The Pride That Kills

Generosity is giving more than you can, and pride is taking less than you need.
Khalil Gibran
Gentlemen, today I want to talk to you about a very serious topic. I know you are good men at heart. You are self-sacrificing and always go that extra mile to help others. You try your best to lend that helping hand those in need require so they don’t go under. You are that smile that brightens someone’s day, that shoulder to cry on, that support someone needs when their world is crashing down, and that shield standing between yours and the slings and arrows of a horrible world. And this is something to be proud of, being that warrior who stands strong so others don’t have to.

That’s exactly where the danger lies for most Gentlemen.

Too often we define our lives on how strong we are; defining ourselves by our role as a protector to those around us. And this is a noble endeavor. But all too often, some of us are left with little meaning to our lives, as our role in service to others is no longer needed, or when we they can’t carry this burden any longer because we are no longer capable to do so physically or mentally. In other cases, it’s just that we have carried the burden for too long and it’s weight has broken our backs.

For those readers unaware, the suicide rate among men is about 4 times higher than among women, where the largest group isn’t the angst ridden teen, but rather men between 45 to 64 years old. After cancer and heart disease, suicide accounts for as the top cause of death for men, and in some, and in some countries like Australia and the UK, has actually surpassed them. Right now suicide, not war, is the principal cause of death among our military members.

But why bring this up when speaking of Chivalry and Gentlemanly acts? Haven’t most gentlemen proven their temper and tolerance time and time again in life? Haven’t they stood up against the worst of life and come out victorious? The true sign of a gentleman is not about showing off his victories, but overcoming battles that nobody will ever find out about. And as noble as this ideal is, it comes at a price.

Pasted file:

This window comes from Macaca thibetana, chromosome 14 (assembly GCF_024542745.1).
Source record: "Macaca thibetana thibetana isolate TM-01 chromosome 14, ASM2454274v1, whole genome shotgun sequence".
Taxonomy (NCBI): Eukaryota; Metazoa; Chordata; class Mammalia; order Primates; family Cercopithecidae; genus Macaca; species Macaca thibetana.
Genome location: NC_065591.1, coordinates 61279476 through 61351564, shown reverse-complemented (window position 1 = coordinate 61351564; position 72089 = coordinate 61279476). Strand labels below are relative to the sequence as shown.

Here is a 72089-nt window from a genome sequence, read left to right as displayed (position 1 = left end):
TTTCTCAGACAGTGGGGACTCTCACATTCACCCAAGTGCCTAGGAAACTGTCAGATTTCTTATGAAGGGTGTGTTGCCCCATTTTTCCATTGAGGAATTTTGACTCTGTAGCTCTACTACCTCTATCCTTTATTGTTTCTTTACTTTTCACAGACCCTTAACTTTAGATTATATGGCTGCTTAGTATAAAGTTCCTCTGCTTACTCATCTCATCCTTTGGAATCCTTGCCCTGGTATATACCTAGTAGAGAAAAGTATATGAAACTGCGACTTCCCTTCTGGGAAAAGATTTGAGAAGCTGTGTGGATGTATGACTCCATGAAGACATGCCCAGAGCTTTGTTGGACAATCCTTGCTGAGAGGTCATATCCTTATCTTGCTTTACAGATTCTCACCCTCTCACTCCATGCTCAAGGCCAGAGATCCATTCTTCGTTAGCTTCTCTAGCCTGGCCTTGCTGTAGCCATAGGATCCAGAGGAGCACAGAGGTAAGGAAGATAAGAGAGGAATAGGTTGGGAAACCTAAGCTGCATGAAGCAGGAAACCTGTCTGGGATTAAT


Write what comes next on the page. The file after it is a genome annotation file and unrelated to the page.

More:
What about those hidden battles we lose? What do we do when the warrior we were is no longer needed? What do we do when we can no longer stand as a barrier against the world for physically or mentally reasons? What then? We have taken pride in standing against the Abyss, but what do we do when WE are the ones in danger of falling in? Having courage to fight the evils outside is based on being strong, but to facing the evils inside is based on being able to admit, specially to yourself, that you can be weak.

That isn’t easy.

Gentlemen, there is no shame is asking for help, in acknowledging when you’ve reached your breaking point. Sometimes you just need someone to throw you a rope, so you can pull yourself up to shore. Other times you might need someone to actually help you out of the water before you drown. And there is no shame in either, as it might be your turn to need saving. When you are able to accept this, you can move on to other roles of life, able to redefine yourself, and, more importantly, able to save yourself.


If you need to find someone to throw you a life line, the following are numbers you can call in complete confidentiality to help you out. 

1 (800) 273-8255 

08457 90 90 90 * 

Lifeline (Australia)

13 11 14

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